D.C.: I know this may sound crazy, but is something wrong with Gilbert? I understand he scored 32 against Utah, but maybe his mind is on his new child, online poker, or whatever. But he doesn't look right. Looks unaggressive, and in a daze. Thoughts?
Ivan Carter: I think he's played pretty well lately. Look at his assist numbers. This entire team has missed Caron's scoring, rebounding and overall presence. How many times a game does he get a steal and momentum changing breakaway dunk? He comes up with big defensive rebounds and get get on one of those personal 6 to 10 point rolls that carry a team through rough patches. More than anything, Gilbert is simply having to carry more of a load. Also, those back-to-backs out west were brutal. I'M exhausted and all I did was hop flights and write stories. Let's see what happens here down the stretch. The pressure is on these cats.
Laurel, Md.: I hope I can ask this question in a way for all to understand: Is there any other team in the NBA that has allowed a personal best game (points, rebs, assist, etc.) to at least one person from the competing team more then the Wizards? And what kills me is that half of the time the person who has the game of there life, most the time is NOT the star of the team.
Ivan Carter: It reminds me of when I was kid and it seemed that every great football player had a career day on my Vikings: Walter Payton, Billy Sims, James Wilder, Tony D, Brett Favre, etc.
Yes, this team has coughed up some monsters but flip it around real quick: how many teams have been victimized for career nights by the Wiz? That's life in the NBA. But man, Carlos Boozer was a beast the other night. That was fun to watch.
Pacers fan in D.C.: Please tell me my squad is going to blow up that roster. It's awful...I understand we needed to get rid of Stephen Jackson, but man, Larry Bird needs a fire sale and our first-round pick belongs to the Hawks.
Michael Lee: Sorry, dude. I don't know what else they can do. The Pacers just blew up the team and look what happened. You're stuck with Troy Murphy and Mike Dunleavy. I had no idea they'd be this bad. The Pacers might've been better off just buying out Jackson and counting their losses.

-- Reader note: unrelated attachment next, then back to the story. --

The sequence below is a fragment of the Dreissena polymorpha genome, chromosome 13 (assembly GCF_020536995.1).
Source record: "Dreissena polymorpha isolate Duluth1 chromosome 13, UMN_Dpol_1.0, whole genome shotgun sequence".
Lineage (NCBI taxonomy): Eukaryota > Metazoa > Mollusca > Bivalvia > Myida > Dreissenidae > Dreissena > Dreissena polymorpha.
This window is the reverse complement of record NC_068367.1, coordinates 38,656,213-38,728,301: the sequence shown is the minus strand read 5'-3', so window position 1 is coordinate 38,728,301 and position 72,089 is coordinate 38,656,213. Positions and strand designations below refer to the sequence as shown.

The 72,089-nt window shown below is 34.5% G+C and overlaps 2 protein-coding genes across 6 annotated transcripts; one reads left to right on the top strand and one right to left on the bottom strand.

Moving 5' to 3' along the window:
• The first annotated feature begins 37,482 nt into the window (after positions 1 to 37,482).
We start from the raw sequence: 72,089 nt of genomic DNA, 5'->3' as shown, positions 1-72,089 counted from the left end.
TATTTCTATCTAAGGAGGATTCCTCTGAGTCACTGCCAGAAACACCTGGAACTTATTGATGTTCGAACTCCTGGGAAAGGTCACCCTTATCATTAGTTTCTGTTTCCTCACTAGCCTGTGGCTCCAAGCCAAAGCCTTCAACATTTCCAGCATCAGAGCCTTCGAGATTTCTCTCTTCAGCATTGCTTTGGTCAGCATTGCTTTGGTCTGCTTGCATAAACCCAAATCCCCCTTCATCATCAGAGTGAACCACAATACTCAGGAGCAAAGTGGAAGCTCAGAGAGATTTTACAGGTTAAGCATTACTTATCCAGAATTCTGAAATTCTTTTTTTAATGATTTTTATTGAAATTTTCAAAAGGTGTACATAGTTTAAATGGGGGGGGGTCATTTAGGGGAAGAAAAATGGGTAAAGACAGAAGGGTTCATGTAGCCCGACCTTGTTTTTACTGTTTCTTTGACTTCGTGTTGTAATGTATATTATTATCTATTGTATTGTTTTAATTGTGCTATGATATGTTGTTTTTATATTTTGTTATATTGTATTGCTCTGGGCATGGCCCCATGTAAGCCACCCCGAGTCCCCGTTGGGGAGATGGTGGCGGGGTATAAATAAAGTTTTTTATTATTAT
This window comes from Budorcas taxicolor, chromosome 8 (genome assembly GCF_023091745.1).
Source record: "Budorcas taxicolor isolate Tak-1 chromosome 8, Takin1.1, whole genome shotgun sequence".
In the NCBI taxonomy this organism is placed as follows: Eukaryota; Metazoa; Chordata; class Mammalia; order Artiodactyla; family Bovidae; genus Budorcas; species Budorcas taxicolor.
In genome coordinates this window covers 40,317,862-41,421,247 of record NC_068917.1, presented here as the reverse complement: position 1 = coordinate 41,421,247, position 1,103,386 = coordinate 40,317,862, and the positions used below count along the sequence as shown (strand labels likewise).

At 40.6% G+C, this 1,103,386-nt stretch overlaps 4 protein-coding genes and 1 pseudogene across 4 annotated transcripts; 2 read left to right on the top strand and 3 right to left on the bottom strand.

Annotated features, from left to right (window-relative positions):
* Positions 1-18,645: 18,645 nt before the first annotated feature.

But this offseason will surely be an interesting one in Indiana, playoffs or not, especially since Jermaine O'Neal already said that he should be traded if he can't turn the team into a winner. They'd just better hope they can find a taker who can give them something in return. O'Neal is an old looking 28-year-old.
Plus, based on the deals he's already made, would you trust Bird with a fire sale?
D.C.: Did Brendan and Etan kiss and make up? I saw one episode where Brendan was being relieved, and while walking toward the bench, Etan extended a fist to tap fists. Brendan didn't see the gesture though, as he was busy fuming.
Ivan Carter: Brendan takes it as a personal insult every time Eddie pulls him out of a game. That's the one area where he's consistent. I think those two have squashed whatever beef was there. They have even been sitting next to one another on the bench lately. Perhaps there is hope for the Middle East.
D.C.: DeShawn was brought here to be the defensive stopper. After watching Ridnour blow by him several times, I'm convinced DeShawn couldn't guard his own shadow. Is dude too busy planning his engagement party at Love?
Ivan Carter: Ouch.
Phone booth town: It seems to me, after watching this team the last three years, that Gil can't/shouldn't run the point. I really think Eddie's system works (it did in N.J.) but I really think we need a true Sam Cassell type PG. Getting one of those make this team much better right away on both sides of the ball. Gil is the team's ninja, but not a court manager.....Your thoughts?
Ivan Carter: The quandary about coaching Gilbert will always be this: he is not a pure point guard but he'll also never be able to play next to one because he has to have the ball in his hands. You can run him off screens from time to time but for the most part, Gilbert is dangerous when he has the rock. He's a scorer first, PG second. You can win with that but the parts around him have to fit.
Hugging the Inner Loop: Pulled this from the Insider:
"We've emphasized it but it really comes down to guys just doing it," Jordan said. "Guys that do it, don't need practice and don't need it to be emphasized. I brought up the Georgetown game. North Carolina misses 22 or 23 shots and Georgetown got every rebound. They've got guys that do it, and it was crucial to their success. We have to bring that same attitude to it."